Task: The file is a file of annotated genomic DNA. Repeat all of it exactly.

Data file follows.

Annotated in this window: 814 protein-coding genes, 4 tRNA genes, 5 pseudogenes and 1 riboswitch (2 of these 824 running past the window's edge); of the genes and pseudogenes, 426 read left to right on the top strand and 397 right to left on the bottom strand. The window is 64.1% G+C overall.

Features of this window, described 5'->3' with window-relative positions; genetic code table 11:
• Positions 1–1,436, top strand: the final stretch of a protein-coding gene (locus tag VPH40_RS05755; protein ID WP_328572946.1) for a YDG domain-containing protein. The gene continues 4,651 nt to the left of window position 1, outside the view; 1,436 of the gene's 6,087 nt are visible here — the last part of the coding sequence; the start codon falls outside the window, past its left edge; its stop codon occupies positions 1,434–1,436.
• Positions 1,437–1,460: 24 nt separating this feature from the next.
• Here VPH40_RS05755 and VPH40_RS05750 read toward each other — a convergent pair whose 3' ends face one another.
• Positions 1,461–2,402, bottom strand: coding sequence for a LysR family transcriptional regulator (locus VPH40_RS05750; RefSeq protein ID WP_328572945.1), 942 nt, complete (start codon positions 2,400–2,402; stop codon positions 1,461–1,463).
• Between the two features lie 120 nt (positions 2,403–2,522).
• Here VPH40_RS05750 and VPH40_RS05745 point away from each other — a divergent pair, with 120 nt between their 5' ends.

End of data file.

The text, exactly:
Annotated in this window: 814 protein-coding genes, 4 tRNA genes, 5 pseudogenes and 1 riboswitch (2 of these 824 running past the window's edge); of the genes and pseudogenes, 426 read left to right on the top strand and 397 right to left on the bottom strand. The window is 64.1% G+C overall.

Features of this window, described 5'->3' with window-relative positions; genetic code table 11:
• Positions 1–1,436, top strand: the final stretch of a protein-coding gene (locus tag VPH40_RS05755; protein ID WP_328572946.1) for a YDG domain-containing protein. The gene continues 4,651 nt to the left of window position 1, outside the view; 1,436 of the gene's 6,087 nt are visible here — the last part of the coding sequence; the start codon falls outside the window, past its left edge; its stop codon occupies positions 1,434–1,436.
• Positions 1,437–1,460: 24 nt separating this feature from the next.
• Here VPH40_RS05755 and VPH40_RS05750 read toward each other — a convergent pair whose 3' ends face one another.
• Positions 1,461–2,402, bottom strand: coding sequence for a LysR family transcriptional regulator (locus VPH40_RS05750; RefSeq protein ID WP_328572945.1), 942 nt, complete (start codon positions 2,400–2,402; stop codon positions 1,461–1,463).
• Between the two features lie 120 nt (positions 2,403–2,522).
• Here VPH40_RS05750 and VPH40_RS05745 point away from each other — a divergent pair, with 120 nt between their 5' ends.